The Marin Post

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Barbara Reedy

Electrification + Conveyance = Water for Marin and Can Save Hicks Valley

In West Marin, lightning might strike twice. In 1979, Marin Municipal Water District (MMWD) raised the level of Soulajule dam. As a consequence, several hundred acres of prime agricultural land in Hicks Valley were destroyed. From 1979 – 2024, the dam was rarely used. In its 45-year existence, water from Soulajule has been accessed very little – maybe in 4 or 5 times.

Now, MMWD is looking to raise this unused dam. Again. This time, they are looking to raise it by 39’, which, if built, will flood the greater part of Hicks Valley. Fragile ecosystems as well as homes and businesses of a West Marin community (already impacted by the first dam) will be wiped out.

Those of us who love this beautiful valley are trying to find common ground with MMWD – a way to augment the water supply for all of Marin. At the same time, we are fighting to save our homes, businesses, history - our community – all of which will be underwater.

Are these two goals at odds with one another? Not entirely.

MMWD has already taken a positive step, working to electrify the pumping mechanism at Soulajule. When this project is finished, Soulajule’s 10,000 Acre Feet of water which has been virtually inaccessible and mostly unused, will become readily available. With an electrified pump house, a brand-new 10,000 Acre Foot dam will have been built without flooding one additional acre, without catastrophic destruction of animal habitats or human communities.

In possible future scenarios, this newly-pumpable dam can be refilled as needed with winter water from the Russian River, pumped over to Nicasio Dam, and on to Stafford Lake from whence it can be distributed into the main Marin water supply. If needed, fill it again after pumping. If the water is accessible, the dam does not need to be raised.

At the moment, there is no structure in place to move water from Sonoma County to Soulajule. Not yet. It is an area Marin Water is actively exploring. Will construction costs to convey water to Soulajule be comparable to costs of raising the dam 39’? Will it cost more than $291 million*?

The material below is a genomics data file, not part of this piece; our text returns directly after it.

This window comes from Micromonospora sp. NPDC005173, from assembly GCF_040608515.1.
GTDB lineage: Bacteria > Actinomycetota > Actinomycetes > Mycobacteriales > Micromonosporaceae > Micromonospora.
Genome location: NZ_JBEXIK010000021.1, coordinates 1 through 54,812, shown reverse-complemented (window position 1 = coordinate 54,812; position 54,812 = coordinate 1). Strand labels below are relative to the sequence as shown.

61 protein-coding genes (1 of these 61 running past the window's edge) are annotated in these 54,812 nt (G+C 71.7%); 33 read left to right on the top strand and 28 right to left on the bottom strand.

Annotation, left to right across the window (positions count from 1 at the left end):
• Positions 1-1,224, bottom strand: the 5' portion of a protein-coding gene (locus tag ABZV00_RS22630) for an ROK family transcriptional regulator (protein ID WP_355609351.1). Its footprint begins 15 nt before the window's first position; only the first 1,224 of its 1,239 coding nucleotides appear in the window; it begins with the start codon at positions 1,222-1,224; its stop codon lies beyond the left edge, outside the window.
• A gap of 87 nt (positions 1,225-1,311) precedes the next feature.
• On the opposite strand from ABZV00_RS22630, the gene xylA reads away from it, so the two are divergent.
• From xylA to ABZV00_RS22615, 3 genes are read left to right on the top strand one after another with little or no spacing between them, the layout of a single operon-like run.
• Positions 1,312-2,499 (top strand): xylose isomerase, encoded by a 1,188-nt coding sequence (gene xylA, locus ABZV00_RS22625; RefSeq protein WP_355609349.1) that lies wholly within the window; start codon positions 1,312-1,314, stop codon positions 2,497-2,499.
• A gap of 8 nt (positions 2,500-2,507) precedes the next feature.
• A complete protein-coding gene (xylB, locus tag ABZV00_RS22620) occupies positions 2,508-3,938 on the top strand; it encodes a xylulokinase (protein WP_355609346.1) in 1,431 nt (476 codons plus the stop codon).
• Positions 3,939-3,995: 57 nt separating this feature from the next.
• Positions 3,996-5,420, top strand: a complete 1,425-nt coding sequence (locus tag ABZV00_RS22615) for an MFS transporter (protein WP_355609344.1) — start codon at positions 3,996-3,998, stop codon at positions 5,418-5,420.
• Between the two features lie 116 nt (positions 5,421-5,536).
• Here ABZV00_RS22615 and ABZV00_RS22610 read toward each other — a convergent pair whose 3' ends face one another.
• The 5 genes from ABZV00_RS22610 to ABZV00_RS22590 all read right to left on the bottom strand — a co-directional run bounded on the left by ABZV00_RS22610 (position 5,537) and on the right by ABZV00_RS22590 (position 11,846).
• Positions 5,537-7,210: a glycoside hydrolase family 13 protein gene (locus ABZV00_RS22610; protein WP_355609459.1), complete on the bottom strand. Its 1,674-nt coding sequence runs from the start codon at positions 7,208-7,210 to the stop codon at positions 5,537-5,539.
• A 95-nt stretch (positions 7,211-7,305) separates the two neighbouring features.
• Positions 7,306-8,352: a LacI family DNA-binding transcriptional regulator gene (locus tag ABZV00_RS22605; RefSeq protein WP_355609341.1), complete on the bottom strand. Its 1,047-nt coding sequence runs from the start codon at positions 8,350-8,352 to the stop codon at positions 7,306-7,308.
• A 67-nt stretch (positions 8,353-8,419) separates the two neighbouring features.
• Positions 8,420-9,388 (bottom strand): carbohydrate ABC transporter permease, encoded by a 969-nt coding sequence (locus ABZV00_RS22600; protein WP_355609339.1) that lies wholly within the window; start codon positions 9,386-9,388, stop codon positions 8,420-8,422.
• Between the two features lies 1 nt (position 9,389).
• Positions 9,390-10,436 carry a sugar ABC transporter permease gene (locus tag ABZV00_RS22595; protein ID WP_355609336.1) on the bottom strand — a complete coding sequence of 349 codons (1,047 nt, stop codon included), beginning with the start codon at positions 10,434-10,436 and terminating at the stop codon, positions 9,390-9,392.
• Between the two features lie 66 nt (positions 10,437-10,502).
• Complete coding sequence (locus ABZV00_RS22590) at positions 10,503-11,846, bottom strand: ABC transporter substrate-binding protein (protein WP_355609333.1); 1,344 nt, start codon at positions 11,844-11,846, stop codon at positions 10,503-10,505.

In Marin Water Board of Directors meeting on 2/28/23, the cost of conveyance to bring water to Soulajule was estimated somewhere between $29-37 million*. Add to this the highest estimated costs to build conveyance to Stafford from Nicasio Dam (around $50 million*) and the total costs still come in under the $290-million-plus* estimated price tag for building the higher dam.

Electrification of the Soulajule pumps plus conveyance is an option that can achieve the two goals – It will significantly augment the water supply (10,000 actual AF) and it will not destroy this beautiful valley.

This August, the Board of Directors of Marin Water will be presented with a ‘preferred option’ regarding reservoir augmentation. This is the time to be open to flexible thinking, to a combination of solutions. All options have been or are being studied - desalination, conservation measures, spillway gate augmentation, to name a few.

Large scale reservoir building as a single solution is too expensive and too destructive. We believe a solution can be found. Lighting doesn’t have to strike twice.

(*Estimated construction costs – these figures estimate only the construction costs of the dam structure or conveyance system. Project management, architectural and engineering, land acquisition as well as other mitigating costs are not included in these numbers. Actual cost could be 30% to 50% higher)

Barbara Reedy

Petaluma (Hicks Valley)


Soulajule, Hicks Valley